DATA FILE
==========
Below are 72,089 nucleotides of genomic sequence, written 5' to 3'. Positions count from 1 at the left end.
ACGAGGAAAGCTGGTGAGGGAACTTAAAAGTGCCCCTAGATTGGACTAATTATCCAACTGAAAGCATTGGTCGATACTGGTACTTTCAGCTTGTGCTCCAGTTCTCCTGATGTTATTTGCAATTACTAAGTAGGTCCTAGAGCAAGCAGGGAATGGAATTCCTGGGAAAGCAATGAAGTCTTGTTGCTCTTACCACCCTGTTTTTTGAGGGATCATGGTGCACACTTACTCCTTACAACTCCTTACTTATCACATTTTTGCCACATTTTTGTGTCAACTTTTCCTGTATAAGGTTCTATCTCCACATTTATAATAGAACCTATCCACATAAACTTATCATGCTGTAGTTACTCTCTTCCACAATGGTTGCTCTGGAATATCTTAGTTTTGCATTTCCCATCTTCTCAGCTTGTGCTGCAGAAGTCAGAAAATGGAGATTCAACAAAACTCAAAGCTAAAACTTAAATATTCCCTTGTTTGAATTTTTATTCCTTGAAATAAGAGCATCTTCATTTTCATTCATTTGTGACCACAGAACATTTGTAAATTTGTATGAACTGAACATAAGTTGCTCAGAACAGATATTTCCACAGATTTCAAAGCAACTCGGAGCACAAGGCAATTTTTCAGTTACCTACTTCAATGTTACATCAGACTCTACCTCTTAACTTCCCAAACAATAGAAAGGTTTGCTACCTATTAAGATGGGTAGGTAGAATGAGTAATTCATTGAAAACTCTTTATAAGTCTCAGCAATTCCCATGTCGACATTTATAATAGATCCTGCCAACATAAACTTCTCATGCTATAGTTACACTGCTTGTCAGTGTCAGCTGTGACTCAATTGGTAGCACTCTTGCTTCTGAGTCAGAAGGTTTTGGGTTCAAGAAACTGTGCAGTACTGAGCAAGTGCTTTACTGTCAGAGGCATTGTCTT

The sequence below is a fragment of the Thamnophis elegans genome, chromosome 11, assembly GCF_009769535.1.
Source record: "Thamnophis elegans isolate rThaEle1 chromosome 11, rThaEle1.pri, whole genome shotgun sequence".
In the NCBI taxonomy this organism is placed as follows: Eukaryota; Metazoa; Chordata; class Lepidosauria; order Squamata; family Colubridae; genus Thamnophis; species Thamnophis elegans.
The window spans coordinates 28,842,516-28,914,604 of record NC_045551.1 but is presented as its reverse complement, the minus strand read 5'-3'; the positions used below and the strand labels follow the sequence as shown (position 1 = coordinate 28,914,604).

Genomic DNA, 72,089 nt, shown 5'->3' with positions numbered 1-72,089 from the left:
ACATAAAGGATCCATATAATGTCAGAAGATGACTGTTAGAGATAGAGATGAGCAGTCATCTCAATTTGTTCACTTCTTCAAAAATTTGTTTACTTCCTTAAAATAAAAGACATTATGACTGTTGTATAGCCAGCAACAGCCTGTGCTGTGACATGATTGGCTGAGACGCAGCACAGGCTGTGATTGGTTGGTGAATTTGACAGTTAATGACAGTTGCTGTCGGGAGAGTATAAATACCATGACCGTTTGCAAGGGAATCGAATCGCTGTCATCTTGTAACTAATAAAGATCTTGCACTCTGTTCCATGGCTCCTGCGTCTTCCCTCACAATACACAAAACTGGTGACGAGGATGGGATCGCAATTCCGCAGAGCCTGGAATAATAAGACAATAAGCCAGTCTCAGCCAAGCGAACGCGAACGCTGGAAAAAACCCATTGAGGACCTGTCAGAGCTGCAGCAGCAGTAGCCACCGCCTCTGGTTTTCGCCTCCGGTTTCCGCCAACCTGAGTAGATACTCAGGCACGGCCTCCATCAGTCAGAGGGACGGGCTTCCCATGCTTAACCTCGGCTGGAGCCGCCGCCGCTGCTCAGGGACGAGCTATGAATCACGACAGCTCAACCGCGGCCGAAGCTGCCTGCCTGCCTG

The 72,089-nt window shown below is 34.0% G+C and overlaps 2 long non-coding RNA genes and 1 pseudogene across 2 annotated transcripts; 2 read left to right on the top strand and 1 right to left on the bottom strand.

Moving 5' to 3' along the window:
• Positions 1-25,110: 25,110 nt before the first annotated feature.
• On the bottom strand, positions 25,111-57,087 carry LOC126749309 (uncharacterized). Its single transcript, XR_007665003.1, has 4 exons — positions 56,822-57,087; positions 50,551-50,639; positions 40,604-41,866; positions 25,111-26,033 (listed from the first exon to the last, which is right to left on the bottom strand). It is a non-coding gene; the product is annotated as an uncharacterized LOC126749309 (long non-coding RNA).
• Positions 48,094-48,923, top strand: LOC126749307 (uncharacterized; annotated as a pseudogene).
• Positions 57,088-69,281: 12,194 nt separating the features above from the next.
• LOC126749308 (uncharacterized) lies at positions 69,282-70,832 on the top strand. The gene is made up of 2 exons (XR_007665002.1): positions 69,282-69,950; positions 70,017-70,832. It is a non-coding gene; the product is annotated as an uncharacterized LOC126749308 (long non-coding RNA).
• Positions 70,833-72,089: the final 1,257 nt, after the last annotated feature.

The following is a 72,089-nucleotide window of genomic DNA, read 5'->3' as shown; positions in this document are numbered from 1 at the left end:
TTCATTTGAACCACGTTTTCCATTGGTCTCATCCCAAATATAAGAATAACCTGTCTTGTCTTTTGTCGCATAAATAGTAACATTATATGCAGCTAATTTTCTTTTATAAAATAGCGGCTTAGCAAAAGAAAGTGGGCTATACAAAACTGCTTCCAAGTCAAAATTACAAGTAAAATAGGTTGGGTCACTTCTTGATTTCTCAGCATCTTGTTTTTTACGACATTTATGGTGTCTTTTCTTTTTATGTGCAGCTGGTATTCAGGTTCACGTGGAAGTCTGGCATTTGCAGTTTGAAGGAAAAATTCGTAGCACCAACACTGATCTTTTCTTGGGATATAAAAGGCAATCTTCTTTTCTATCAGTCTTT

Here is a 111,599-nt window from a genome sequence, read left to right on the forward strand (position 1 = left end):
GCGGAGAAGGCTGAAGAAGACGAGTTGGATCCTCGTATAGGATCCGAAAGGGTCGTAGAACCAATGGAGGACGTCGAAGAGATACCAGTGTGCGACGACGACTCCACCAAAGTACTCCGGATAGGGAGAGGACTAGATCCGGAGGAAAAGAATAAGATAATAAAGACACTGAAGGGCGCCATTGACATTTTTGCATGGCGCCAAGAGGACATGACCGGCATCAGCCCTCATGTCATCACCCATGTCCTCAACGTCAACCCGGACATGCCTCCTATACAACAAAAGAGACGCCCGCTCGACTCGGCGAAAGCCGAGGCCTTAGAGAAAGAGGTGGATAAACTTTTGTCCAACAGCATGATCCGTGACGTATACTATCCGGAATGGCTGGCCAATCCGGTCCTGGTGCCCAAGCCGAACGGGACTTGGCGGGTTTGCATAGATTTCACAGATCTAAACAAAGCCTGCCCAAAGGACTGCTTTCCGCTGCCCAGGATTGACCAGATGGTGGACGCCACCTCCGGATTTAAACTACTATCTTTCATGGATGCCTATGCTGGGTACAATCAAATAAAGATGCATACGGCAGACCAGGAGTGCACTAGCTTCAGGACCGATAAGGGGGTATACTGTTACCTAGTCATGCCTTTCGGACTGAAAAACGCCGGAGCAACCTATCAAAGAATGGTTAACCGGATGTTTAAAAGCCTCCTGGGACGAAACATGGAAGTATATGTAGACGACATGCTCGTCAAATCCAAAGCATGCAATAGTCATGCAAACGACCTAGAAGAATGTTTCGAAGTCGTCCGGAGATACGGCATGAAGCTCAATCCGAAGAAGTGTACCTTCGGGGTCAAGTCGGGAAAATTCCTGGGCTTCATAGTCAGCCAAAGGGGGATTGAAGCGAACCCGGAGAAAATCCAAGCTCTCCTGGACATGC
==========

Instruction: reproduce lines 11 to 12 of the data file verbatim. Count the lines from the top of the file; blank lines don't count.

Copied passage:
• Positions 1-25,110: 25,110 nt before the first annotated feature.
• On the bottom strand, positions 25,111-57,087 carry LOC126749309 (uncharacterized). Its single transcript, XR_007665003.1, has 4 exons — positions 56,822-57,087; positions 50,551-50,639; positions 40,604-41,866; positions 25,111-26,033 (listed from the first exon to the last, which is right to left on the bottom strand). It is a non-coding gene; the product is annotated as an uncharacterized LOC126749309 (long non-coding RNA).